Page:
Cinnamon and Co. Closes as Vegan Dining Struggles

The once-booming vegan dining scene in Queensland has hit a rough patch, with several plant-based eateries facing closures and others reluctantly introducing meat options to stay afloat.  Cinnamon and Co, a beloved plant-based cafe in Brisbane’s West End, which announced its closure on October 8, cited the challenging financial climate as the primary reason for the sudden closure.

Economic conditions, coupled with the challenge of catering to a limited vegan demographic, have made it increasingly difficult for many vegan restaurants to survive. This sentiment was echoed by Cinnamon and Co Vegan Cafe owner Tasia Amber.

“I imagine this comes as a shock. It does to us too. Without going into all the details, know that we did not expect this.,” she said in a social media post.

“The dream was to continue making beautiful food and hosting wonderful events for years to come. But this financial climate is crushing to small businesses, so here we are.” 

Last month, the closure of the once-popular vegan burger bar, Grass Fed in South Brisbane, raised concerns among vegans and food enthusiasts alike as the establishment fell victim to the same economic pressures.

These closures are part of a broader trend that has seen various vegan eateries shutter their operations in recent months. The Cardamom Pod in Broadbeach, considered one of Queensland’s original plant-based eateries, faced insurmountable challenges due to soaring rents and rising food and staff costs. Enoki Coffee & Co in Stafford Heights and Gopal’s Pure Vegetarian in Maroochydore also succumbed to similar pressures.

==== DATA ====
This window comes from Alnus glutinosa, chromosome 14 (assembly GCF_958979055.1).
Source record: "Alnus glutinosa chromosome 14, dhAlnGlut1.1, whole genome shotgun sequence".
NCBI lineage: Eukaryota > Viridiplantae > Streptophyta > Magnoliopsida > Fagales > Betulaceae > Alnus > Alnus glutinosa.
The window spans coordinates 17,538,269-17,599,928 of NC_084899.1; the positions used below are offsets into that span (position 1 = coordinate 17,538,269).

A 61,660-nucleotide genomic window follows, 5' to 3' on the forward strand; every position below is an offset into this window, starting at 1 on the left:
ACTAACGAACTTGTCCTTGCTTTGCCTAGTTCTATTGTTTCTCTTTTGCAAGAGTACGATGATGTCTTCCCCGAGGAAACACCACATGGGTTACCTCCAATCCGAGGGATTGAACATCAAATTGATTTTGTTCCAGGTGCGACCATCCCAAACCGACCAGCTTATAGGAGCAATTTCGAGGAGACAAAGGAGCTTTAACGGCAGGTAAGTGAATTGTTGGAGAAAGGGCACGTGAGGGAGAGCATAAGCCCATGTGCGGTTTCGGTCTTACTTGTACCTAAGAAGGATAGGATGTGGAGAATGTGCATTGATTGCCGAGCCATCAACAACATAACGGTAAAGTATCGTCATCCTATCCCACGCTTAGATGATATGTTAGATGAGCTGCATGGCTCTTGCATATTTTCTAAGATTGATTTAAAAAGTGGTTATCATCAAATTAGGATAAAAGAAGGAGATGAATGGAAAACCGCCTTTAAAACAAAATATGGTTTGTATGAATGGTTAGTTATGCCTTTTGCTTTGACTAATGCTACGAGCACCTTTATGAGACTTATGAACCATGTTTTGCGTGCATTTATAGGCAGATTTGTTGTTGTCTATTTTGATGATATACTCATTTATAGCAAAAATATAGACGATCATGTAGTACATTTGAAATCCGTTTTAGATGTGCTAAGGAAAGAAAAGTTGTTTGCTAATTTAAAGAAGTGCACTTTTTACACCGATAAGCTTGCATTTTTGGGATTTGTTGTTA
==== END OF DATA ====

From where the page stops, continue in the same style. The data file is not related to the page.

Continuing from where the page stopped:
Vegan cafe Pancha in Hamilton opted to introduce meat options to its menu as a means of survival. Co-owner Petch Berge explained that potential customers often walked out when they realised the restaurant was vegan, showing a reluctance to try plant-based dishes. Since incorporating meat offerings, the business has seen a 20% improvement in its bottom line.

The challenges faced by vegan eateries in Queensland have prompted a reevaluation of their business models. Stean Kelly, the new owner of the former plant-based cafe Grown in West End, acknowledged that the perception of being exclusively vegan was a deterrent to some customers. As a result, he introduced meat options to the menu, which quickly became the dominant choice for patrons.

Veganism continues to grow in popularity, however,  the challenging economic climate makes it difficult to maintain exclusively plant-based menus. Many restaurant owners have found that diversifying their offerings to include meat is a necessary step to secure their businesses’ future.

Published 13-October-2023